er cooled with snow was considered a great luxury. Theocritus calls it an ambrosial drink, but Aristotle seems to have doubted its healthfulness. Solomon refers to its use in Prov. XXV. 13: As the cold of snow in the time of harvest, so is a faithful messenger to them that send him; for he refresheth the soul of his master. When Alexander the Great besieged Patra, he caused thirty trenches to be dug and filled with snow, which was covered with oak branches, and kept a long time. In Portugal, snow is collected in a deep gulley, and grass or green sods, covered with sheep-dung, is thrown over it, and under these it is so well preserved that the whole summer through it is sent the distance of sixty Spanish miles to Lisbon ; at least, such was the case in the last century. In Southern Europe and Asia Minor it may be observed that snow is, and always has been, used instead of ice, being more easily attainable from the summits of the mountains, while ice must be either imported o
farther states that Necho commanded the Phoenicians to make their return to Egypt by the pillars of Hercules. Strabo, while discrediting the accounts of circumnavigations previously said to have been accomplished, does not deny the possibility of the circumnavigation, but affirms that from the east to the west there was but little wanting to its completion. Bartholomew Diaz reached and actually doubled the Cape of Good Hope in May, 1487, but, deterred by the storms, put back and reached Portugal in December of the same year, so that it was reserved for Vasco da Gama to first pass beyond the region of storms which surrounds the Cape and enter upon the waters, usually more placid, of the great Indian Ocean. Humboldt says: I have shown elsewhere how a knowledge of the period at which Vespucci was named Piloto Mayor would alone be sufficient to refute the accusation first brought against him in 1533 by the astronomer Schoner of Nuremberg, of having astutely inserted the words
eile9,781 MaltaCanna2.29 MecklenburgMeile8,238 MexicoLegua4,638 MilanMigliio1,093.63 MochaMile2,146 NaplesMiglio2,025 NetherlandsMijle1,093.63 Place.Measure.U. S. Yards. NorwayMile12,182 PersiaParasang6,076 PolandMile (long)8,100 PortugalMitha2,250 PortugalVara3.609 PrussiaMile (post)8,238 RomeKilometre1,093.63 RomeMile2,025 RussiaVerst1,166.7 RussiaSashine2.33 SardiniaMiglio2,435 SaxonyMeile (post)7,432 SiamRoenung4,333 SpainLeague legal4,638 SpainLeague, common6,026.PortugalVara3.609 PrussiaMile (post)8,238 RomeKilometre1,093.63 RomeMile2,025 RussiaVerst1,166.7 RussiaSashine2.33 SardiniaMiglio2,435 SaxonyMeile (post)7,432 SiamRoenung4,333 SpainLeague legal4,638 SpainLeague, common6,026.24 SpainMilla1,522 SwedenMile11,660 SwitzerlandMeile8,548 TurkeyBerri1,828 TuscanyMiglio1,809 VeniceMiglio1,900 O-don′ta-gra. A form of dental forceps. O-don′to-graph. (Gearing.) An instrument for marking or laying off the teeth of gear-wheels; invented by Professor Willis. It consists of a graduated card or thin board, having one edge beveled at an angle of 75°. This is applied to the radii terminating at the centers of the interspaces between the teeth and the centers fro
in lower latitudes. There are six maximum points of rainfall in Europe, estimated in rainy days, not quantity, — Norway, Scotland, S. W. Ireland and England, Portugal, N. E. Spain, Lombardy. In Ireland it rains 208 days in the year. In England it rains 150 days in the year. In Kazan it rains 90 days in the year. InDuring the reigns of Elizabeth of England, and Peter of Russia, laws were enacted to compel certain classes to shave. The people were disgusted. In Spain and Portugal the whiskers became the great objects of attention, and the loss of honor was followed by the loss of whiskers. John de Castro, in the reign of Catharine, Queen of Portugal, pledged one of his whiskers to the merchants of Goa, as security for a loan of 1,000 piasters. The whiskers belonging to the image of Confucius are supposed to be capable of imparting wisdom and manly beauty to any one who may wear them. Unfortunately, decapitation is the reward of any one who removes them from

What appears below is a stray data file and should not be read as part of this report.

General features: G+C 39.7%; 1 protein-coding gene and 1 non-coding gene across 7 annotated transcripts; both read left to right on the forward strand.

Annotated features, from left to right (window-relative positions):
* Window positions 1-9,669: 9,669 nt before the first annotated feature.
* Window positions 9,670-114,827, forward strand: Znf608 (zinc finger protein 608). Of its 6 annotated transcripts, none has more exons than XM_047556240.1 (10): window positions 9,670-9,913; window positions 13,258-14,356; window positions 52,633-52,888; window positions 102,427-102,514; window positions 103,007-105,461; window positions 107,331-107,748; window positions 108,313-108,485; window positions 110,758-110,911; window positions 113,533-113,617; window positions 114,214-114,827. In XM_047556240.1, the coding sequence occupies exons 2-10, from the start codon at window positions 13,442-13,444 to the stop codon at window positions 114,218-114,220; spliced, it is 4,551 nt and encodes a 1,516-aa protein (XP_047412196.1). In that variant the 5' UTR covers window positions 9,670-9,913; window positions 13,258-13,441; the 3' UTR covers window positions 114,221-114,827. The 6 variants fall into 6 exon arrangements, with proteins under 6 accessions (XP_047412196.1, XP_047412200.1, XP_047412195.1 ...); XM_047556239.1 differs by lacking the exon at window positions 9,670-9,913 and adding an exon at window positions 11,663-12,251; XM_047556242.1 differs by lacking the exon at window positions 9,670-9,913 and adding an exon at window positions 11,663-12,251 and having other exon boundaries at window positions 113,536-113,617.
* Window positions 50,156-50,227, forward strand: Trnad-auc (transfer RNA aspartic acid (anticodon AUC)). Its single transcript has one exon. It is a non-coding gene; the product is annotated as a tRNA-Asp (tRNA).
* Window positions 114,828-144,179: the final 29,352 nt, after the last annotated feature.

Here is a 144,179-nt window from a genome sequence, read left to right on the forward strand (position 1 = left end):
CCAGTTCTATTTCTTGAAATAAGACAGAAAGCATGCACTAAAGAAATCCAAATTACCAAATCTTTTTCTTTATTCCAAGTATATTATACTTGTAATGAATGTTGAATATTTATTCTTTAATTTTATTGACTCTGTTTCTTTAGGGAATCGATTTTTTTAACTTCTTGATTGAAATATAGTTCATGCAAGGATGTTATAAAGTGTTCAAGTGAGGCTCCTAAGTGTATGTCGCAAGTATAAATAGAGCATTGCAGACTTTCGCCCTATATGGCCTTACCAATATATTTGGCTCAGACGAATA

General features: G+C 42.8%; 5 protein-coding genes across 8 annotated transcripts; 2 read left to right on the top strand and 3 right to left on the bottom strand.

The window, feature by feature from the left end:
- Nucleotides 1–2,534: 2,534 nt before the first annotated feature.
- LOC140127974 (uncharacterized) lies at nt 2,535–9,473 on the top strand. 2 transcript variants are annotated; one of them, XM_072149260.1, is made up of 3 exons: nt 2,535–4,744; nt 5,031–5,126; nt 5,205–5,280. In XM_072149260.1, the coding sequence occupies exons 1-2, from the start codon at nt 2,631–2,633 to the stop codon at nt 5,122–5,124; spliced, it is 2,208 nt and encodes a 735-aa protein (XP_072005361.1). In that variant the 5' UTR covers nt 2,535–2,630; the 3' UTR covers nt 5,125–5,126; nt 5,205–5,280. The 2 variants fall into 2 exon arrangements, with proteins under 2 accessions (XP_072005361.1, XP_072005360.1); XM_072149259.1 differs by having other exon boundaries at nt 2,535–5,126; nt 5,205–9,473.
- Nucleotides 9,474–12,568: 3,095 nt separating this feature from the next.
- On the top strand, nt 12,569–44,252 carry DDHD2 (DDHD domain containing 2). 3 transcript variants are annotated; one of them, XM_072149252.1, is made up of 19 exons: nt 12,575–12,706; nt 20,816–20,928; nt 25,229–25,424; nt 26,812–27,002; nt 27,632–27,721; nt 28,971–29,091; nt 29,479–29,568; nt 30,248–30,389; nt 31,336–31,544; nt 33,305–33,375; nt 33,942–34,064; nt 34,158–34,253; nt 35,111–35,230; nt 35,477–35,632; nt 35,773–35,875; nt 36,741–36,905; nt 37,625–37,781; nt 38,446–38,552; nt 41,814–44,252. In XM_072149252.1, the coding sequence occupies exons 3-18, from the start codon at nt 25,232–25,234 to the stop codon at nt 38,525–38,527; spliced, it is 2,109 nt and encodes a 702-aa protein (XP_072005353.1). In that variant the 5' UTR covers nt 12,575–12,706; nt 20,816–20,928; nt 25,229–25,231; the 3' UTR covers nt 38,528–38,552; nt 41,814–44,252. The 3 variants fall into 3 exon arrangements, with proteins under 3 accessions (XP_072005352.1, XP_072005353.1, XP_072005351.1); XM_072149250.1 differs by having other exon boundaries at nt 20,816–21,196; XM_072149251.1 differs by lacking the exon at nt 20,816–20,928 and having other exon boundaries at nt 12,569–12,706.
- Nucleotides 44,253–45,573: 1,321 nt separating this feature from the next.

actus, and affords a valuable scarlet and crimson dye. Common Name.Botanical Name of the Genus or Species of the Plant used or producing the Article.Native Place, or where chiefly grown.Qualities, Uses, etc. Cork-treeQuercus suberSpain and PortugalThe liber, or inner bark, may be used for tanning. CrottelParmelia omphalodesEuropeA lichen growing on rocks and trees. Used to produce a brown color. CudbearLecanora tartarea, etcSweden, etcA lichen growing on rocks at high elevations. Used in Africa, and the native name indicates that it is of the common stock. The genus Nicotiana belongs to the Solanaceoe, which includes the nightshade, potato, and tomato. The name Nicotiana is derived from Jean Nicot, the minister of France in Portugal, 1660, who first made the plant known in France. It has been conjectured that the Asiatic variety is derived from China, which has been regarded as another center of production. The probabilities are against the supposition. It was introd
X. Xe′bec. (Vessel.) A small three-masted vessel with lateen sails, used for coasting voyages in the Mediterranean and on the ocean-coasts of Spain and Portugal. Xy-log′lo-dine. An explosive compound invented by Carl Dittmar of Charlottenburg, Prussia. It is a fluid of milky, reddish, or white color, of a consistency varying from that of ordinary sirup to thick broth, and is intended to be mixed with cellulose or other porous substance to form dualin, though it may be used singly. It is composed of nitric and sulphuric acids, and either glycerine-starch, glycerine-cellulose, glycerine-mannite, glycerinebenzole, or analogous substance. In its preparation commercial sulphuric acid is boiled with pulverized charcoal until it is freed from nitrogen and attains the density of 67° B. 1 1/2 parts of this, or 1 part of the purified acid and 1/2 part of fuming sulphuric acid, are mixed with 1 part of thoroughly purified nitric acid, specific gravity 48° to 50° B., a